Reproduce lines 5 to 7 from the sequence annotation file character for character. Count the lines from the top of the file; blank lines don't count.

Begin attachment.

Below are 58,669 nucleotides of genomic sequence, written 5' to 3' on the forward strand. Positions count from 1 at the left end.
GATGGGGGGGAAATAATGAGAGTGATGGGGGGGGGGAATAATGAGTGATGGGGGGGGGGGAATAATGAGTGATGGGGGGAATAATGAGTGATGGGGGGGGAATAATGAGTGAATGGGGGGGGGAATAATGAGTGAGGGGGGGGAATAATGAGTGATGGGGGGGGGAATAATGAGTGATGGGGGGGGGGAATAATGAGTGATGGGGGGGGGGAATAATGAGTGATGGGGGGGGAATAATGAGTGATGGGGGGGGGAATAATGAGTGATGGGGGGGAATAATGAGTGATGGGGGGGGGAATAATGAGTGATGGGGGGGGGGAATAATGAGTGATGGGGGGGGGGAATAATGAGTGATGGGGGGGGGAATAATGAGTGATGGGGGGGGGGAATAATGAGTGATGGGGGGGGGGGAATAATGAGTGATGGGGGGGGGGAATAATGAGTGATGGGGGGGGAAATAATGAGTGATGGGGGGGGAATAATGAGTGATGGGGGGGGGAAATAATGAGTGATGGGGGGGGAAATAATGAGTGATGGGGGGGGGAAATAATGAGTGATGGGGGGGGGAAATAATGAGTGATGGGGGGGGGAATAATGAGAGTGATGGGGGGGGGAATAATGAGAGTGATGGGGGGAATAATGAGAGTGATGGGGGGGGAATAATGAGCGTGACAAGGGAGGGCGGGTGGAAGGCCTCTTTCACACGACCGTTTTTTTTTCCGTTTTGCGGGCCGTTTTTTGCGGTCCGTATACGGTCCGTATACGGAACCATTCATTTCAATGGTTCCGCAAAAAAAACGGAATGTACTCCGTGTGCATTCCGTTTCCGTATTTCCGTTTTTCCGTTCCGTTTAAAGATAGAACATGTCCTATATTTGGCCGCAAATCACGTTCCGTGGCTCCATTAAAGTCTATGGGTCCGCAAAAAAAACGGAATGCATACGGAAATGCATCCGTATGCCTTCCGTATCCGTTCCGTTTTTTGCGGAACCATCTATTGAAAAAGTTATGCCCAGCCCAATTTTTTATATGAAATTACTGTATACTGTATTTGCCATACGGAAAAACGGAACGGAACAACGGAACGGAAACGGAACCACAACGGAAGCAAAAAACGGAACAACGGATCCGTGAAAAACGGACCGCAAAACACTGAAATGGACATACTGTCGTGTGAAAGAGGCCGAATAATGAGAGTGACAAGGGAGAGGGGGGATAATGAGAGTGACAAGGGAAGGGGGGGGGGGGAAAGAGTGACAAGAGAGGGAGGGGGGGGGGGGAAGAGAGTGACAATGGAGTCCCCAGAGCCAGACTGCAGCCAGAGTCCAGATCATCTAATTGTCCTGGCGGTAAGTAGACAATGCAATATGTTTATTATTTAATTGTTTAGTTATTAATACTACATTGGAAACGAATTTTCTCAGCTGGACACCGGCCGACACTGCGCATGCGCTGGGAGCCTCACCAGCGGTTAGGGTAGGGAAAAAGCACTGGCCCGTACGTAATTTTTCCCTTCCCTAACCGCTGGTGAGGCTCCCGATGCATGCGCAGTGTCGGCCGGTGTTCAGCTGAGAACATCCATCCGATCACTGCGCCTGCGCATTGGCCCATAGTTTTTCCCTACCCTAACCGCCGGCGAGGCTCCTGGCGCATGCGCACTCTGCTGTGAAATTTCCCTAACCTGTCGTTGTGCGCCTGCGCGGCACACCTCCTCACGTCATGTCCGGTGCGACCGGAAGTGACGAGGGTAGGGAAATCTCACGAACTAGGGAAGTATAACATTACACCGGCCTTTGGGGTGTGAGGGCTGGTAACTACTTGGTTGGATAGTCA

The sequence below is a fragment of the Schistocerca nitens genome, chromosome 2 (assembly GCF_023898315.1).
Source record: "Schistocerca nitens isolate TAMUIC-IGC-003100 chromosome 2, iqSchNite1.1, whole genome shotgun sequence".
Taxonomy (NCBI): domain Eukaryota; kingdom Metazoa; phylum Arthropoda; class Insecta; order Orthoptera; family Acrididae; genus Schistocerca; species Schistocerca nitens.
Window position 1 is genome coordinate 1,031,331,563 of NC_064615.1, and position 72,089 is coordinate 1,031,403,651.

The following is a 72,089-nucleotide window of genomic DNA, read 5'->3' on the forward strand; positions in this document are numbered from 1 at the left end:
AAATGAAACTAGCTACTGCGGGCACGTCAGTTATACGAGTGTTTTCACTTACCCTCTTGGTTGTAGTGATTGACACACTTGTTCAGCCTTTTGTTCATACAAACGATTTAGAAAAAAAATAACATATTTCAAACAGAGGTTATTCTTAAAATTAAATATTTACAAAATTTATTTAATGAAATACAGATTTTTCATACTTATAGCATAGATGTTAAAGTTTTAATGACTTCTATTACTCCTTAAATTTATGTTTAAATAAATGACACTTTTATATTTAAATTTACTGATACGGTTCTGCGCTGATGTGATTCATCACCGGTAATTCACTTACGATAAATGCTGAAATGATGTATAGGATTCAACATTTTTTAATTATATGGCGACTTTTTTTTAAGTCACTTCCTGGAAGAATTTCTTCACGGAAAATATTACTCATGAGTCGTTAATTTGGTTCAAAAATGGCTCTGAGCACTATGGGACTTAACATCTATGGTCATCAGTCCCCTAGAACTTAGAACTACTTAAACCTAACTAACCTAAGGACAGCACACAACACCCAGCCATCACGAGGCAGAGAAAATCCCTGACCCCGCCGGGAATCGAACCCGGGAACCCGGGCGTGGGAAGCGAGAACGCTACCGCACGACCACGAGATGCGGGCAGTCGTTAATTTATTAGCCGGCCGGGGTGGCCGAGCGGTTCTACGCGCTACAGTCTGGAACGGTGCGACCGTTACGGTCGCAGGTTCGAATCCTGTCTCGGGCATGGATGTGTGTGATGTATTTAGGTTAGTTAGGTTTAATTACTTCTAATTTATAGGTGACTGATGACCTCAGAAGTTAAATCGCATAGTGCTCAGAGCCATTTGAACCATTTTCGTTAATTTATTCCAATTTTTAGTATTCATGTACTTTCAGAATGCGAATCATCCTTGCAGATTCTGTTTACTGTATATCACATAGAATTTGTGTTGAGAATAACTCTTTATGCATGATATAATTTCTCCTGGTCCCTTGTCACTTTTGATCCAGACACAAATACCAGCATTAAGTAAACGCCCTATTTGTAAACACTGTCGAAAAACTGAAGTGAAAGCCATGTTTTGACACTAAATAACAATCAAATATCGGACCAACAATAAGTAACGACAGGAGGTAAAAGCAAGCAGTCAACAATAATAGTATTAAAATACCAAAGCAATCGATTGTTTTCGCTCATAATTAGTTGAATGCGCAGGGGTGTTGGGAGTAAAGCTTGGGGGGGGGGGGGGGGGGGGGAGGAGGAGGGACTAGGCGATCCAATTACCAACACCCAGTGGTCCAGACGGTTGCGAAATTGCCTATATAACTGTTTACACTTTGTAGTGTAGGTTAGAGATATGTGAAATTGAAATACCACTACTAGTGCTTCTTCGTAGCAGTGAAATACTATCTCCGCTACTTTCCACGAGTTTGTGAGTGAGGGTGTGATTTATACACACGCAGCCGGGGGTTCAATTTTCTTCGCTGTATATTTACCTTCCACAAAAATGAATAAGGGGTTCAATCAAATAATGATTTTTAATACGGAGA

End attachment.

Taxonomy (NCBI): domain Eukaryota; kingdom Metazoa; phylum Arthropoda; class Insecta; order Orthoptera; family Acrididae; genus Schistocerca; species Schistocerca nitens.
Window position 1 is genome coordinate 1,031,331,563 of NC_064615.1, and position 72,089 is coordinate 1,031,403,651.

The following is a 72,089-nucleotide window of genomic DNA, read 5'->3' on the forward strand; positions in this document are numbered from 1 at the left end: